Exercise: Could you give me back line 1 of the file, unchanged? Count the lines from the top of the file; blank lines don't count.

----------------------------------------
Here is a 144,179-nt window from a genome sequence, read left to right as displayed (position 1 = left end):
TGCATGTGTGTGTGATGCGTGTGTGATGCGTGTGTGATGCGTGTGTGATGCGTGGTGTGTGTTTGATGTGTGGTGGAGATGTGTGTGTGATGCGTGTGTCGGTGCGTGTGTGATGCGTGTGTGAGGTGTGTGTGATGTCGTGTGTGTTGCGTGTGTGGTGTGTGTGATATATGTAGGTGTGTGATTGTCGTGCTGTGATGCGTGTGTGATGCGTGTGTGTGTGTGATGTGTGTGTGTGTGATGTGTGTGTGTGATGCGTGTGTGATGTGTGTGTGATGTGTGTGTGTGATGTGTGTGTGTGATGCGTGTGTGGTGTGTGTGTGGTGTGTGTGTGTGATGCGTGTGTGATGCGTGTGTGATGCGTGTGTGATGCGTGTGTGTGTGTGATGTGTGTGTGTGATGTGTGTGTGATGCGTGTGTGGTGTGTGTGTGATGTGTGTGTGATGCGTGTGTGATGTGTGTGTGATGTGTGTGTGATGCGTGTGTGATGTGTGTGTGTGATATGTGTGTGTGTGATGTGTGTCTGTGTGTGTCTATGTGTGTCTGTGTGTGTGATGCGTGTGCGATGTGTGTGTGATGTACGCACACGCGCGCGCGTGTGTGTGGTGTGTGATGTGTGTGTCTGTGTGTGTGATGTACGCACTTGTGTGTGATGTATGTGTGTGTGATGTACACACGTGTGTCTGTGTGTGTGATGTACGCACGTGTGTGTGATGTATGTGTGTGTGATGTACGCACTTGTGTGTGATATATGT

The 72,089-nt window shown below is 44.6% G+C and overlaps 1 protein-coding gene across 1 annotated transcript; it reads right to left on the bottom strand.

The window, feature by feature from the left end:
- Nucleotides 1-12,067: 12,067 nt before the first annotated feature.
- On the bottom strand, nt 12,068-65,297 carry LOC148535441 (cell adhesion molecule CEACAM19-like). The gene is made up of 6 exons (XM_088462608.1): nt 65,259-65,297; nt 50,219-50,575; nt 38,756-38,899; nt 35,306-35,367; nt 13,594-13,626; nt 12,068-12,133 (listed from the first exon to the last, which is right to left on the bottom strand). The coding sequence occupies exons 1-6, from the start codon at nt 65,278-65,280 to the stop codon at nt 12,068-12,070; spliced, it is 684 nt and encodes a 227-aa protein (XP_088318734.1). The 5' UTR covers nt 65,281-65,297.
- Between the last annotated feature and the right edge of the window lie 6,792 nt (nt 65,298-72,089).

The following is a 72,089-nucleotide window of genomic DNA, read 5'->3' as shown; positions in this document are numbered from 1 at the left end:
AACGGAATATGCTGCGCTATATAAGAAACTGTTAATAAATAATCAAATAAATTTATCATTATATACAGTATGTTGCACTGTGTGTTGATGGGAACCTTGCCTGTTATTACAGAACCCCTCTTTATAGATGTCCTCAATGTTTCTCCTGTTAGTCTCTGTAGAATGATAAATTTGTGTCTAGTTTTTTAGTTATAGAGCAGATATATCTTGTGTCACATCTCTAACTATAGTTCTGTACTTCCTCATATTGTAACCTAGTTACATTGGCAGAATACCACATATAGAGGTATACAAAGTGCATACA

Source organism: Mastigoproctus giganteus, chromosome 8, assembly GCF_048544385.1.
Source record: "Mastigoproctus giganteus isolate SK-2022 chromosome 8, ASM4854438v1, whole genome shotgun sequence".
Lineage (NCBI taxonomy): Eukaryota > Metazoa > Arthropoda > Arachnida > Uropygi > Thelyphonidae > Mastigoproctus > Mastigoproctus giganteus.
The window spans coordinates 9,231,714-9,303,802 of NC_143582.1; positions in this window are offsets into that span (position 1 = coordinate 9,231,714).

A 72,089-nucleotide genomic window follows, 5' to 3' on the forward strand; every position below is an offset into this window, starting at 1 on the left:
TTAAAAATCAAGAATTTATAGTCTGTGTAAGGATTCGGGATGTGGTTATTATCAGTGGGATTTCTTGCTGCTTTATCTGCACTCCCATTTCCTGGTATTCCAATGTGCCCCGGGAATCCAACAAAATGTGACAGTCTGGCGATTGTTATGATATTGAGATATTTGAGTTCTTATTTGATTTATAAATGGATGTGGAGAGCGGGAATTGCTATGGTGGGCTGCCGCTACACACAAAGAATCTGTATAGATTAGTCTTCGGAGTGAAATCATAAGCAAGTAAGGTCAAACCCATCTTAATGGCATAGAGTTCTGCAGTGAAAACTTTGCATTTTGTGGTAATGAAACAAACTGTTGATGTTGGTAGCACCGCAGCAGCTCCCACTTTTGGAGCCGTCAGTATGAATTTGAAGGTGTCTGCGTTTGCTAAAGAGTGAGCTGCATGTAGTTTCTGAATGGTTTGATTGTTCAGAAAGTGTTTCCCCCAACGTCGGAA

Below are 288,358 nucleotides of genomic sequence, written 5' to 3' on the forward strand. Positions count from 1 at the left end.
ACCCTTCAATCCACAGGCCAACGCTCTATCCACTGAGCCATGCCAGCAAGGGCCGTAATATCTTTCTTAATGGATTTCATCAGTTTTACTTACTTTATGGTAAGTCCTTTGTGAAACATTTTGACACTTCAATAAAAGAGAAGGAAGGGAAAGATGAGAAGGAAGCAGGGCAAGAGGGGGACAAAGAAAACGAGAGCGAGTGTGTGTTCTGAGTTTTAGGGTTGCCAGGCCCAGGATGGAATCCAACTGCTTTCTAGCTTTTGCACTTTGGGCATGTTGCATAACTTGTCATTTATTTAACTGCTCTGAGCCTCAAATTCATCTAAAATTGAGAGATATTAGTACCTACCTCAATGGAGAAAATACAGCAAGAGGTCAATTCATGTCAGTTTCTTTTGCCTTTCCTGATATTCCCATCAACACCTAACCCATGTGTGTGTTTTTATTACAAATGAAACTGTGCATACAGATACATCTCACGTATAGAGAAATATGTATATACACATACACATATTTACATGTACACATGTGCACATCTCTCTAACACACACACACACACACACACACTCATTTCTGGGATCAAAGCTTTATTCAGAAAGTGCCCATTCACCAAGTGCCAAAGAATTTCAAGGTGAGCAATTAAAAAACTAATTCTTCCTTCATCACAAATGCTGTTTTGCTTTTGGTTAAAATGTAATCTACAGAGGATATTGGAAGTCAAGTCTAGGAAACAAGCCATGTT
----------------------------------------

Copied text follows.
Here is a 144,179-nt window from a genome sequence, read left to right as displayed (position 1 = left end):